ᡩᡠᡩᡠ ᠮᡝᡢᡨᡝ᠋ᠮᡠ;孟特穆; Mèngtèmù) (1370–1433) was a Jurchen chieftain of the Odoli tribe, one of the three tribes of the lower Sunggari river valley in Manchuria. In the 1380s the tribe migrated southward towards the lower valley of the Tumen River and settled in Womuho (present day Hoeryong).
In 1388, the Hongwu Emperor established contact with three tribes of the Jianzhou Jurchens, the Odoli, Huligai and Tuowen and attempted to enlist them as allies against the Mongols. There was a general migration south of the various Jurchen groups around the start of the 15th century and the three tribes established themselves around the Tumen River (near the modern border of China, Russia and North Korea). Not long afterwards, the various Jurchens began accepting Ming titles from the Yongle Emperor as the Military Commanders of the three Wei, namely Jianzhou Wei (建州衛), Jianzhou Left Wei (建州左衛) and Jianzhou Right Wei (建州右衛). The Wei (衛) was military unit composed of 5 Suo (所), and each Suo was staffed with 1100 soldiers. As Military Commanders of Wei, they were required to go to Beijing every year to pay tribute to the Emperor.
During this time, the Ming court frequently sent envoys to local chieftains to persuade local chieftains to recognize the suzerainty of the Ming emperor, however Möngke Temür did not respond. This was to the delight of the Korean court and in 1405, he was nominated to be a myriarch under the Korean king. In April 1405, a Ming envoy of Jurchen origin Wang Jiaohuati, was sent to Korea to persuade the Korean king along with Möngke Temür to enter into tributary relations with the Ming.
Ahacu (阿哈出), later also known as Li Sicheng (李思誠), chief of the Huligai, became commander of the Jianzhou Wei (建州衛) in 1403, named after a Yuan Dynasty political unit in the area. Möngke Temür of the Odoli became leader of the Jianzhou Left Wei (建州左衛) and accepted the Chinese surname of Tóng (童) not long afterward.
The Koreans tried to persuade Möngke Temür to reject the Ming dynasty’s overtures, but was unsuccessful since Möngke Temür submitted to the Ming. The Korean king ordered Möngke Temür not to comply with the request of Ming, he first complied with this order only to capitulate, visiting Nanjing in September 1405, leaving with an appointment as regional commissioner.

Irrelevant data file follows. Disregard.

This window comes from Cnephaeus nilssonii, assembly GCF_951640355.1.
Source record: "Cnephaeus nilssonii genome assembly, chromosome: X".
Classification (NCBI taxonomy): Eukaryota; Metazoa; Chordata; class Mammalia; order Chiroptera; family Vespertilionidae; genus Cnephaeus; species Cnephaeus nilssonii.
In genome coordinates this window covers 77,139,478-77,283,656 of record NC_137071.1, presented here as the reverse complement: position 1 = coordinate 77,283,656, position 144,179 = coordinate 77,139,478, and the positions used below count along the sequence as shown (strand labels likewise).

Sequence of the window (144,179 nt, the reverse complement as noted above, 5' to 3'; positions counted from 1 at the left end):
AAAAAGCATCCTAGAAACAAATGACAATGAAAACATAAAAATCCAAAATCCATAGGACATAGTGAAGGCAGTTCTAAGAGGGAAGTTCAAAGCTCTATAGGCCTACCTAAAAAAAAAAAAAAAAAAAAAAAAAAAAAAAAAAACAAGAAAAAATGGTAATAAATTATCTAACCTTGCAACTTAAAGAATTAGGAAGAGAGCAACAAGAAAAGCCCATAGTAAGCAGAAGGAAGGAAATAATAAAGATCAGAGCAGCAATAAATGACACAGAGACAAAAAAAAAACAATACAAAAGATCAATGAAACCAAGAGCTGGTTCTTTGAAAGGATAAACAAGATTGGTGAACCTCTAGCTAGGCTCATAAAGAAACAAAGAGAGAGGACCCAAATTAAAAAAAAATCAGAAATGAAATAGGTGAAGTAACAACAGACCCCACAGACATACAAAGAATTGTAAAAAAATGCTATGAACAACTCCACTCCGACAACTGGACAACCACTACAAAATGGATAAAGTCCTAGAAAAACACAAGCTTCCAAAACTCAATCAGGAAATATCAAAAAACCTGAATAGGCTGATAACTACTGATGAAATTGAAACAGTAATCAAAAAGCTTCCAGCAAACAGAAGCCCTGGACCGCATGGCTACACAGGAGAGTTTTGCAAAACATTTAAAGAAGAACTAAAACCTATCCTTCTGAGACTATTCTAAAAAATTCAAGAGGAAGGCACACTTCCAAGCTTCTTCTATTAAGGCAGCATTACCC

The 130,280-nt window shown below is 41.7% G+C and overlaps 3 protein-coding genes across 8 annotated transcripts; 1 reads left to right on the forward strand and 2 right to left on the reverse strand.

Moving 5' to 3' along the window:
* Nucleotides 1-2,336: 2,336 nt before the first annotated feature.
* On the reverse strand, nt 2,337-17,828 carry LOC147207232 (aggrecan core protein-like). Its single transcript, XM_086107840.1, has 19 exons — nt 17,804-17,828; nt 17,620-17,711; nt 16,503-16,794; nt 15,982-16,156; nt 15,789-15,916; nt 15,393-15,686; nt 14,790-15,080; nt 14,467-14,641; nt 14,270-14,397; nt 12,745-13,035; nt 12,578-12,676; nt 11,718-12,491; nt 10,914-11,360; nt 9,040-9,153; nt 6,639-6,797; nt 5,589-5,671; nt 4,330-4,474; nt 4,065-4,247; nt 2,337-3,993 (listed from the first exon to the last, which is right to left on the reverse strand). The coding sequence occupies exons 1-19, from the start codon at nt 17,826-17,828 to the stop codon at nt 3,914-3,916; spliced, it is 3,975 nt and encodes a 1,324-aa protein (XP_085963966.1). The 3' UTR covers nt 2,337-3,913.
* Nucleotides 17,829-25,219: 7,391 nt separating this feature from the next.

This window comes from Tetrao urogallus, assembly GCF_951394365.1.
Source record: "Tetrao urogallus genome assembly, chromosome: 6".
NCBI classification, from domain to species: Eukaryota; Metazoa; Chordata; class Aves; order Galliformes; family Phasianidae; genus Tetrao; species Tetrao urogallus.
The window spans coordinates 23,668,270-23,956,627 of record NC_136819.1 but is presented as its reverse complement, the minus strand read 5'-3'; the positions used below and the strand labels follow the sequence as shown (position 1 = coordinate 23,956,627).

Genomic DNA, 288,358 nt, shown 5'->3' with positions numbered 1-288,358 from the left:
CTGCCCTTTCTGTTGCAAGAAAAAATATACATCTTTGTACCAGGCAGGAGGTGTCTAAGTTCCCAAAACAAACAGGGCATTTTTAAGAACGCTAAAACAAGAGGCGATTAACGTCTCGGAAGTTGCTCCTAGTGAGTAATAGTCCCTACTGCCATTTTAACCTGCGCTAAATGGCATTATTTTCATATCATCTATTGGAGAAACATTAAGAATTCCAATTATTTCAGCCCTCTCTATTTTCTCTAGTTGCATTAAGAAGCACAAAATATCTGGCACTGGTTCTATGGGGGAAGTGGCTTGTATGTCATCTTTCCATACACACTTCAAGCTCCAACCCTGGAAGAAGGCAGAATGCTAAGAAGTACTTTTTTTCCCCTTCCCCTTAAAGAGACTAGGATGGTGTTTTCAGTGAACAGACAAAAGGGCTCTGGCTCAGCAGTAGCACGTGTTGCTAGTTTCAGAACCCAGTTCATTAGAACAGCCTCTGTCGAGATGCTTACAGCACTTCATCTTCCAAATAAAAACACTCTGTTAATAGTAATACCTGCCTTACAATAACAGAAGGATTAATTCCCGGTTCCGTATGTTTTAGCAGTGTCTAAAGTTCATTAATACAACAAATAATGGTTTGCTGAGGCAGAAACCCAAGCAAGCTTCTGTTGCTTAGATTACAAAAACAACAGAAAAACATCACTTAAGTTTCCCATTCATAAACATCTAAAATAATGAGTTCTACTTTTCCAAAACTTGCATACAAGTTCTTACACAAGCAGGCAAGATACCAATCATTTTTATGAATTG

In the following years, the Jurchen tribes along with Möngke Temür’s Odoli tribe fought skirmishes and battles with the Koreans. With the constant insecurity in the presence of the Koreans, Meng and his followers migrated westward, settling in May 1411 in Fengzhou, in the valley of the Hoifa river, an affluent of the Sunggari river, where the Jianzhou guard under Šigiyanu (Li Xianzhong) was located.
Here the Ming government would establish the Jianzhou Left Guard from the existing Jianzhou guard with Möngke Temür as the regional commander of the new guard.
During this time, the Yongle Emperor began frequently sending expeditionary forces towards the Mongols, Möngke Temür and his followers would take part in one such expedition in 1422. With the threat of retaliatory invasions of the Mongols and the growing dominance of Li Manzhu, Möngke Temür and his followers, who numbered more than six thousand were forced to leave Fengzhou and head back to Womuho in 1423.
After his return, Möngke Temür decided that the best policy of self-preservation would be to serve both Ming and Korean interests. In 1426, he visited Beijing and awarded a promotion as assistant commissioner in chief. His half brother Fanca visited Beijing in 1432, presented tribute, and was promoted to assistant commissioner. In 1432, Möngke Temür visited Beijing again and was promoted to commissioner in chief while Fanca was made a regional commissioner. Starting in 1427, Möngke Temür had begun sending his eldest son Agu to visit the Korean court with the hopes that Agu would become a royal bodyguard in Korea.
On November 30, 1433, Möngke Temür and his son Agu were killed in a riot led by Yang Mutawuta, a Jurchen battalion commander from a different tribe in the area of Kaiyuan. Yang Mutawuta had followed Mongke Temur and his son.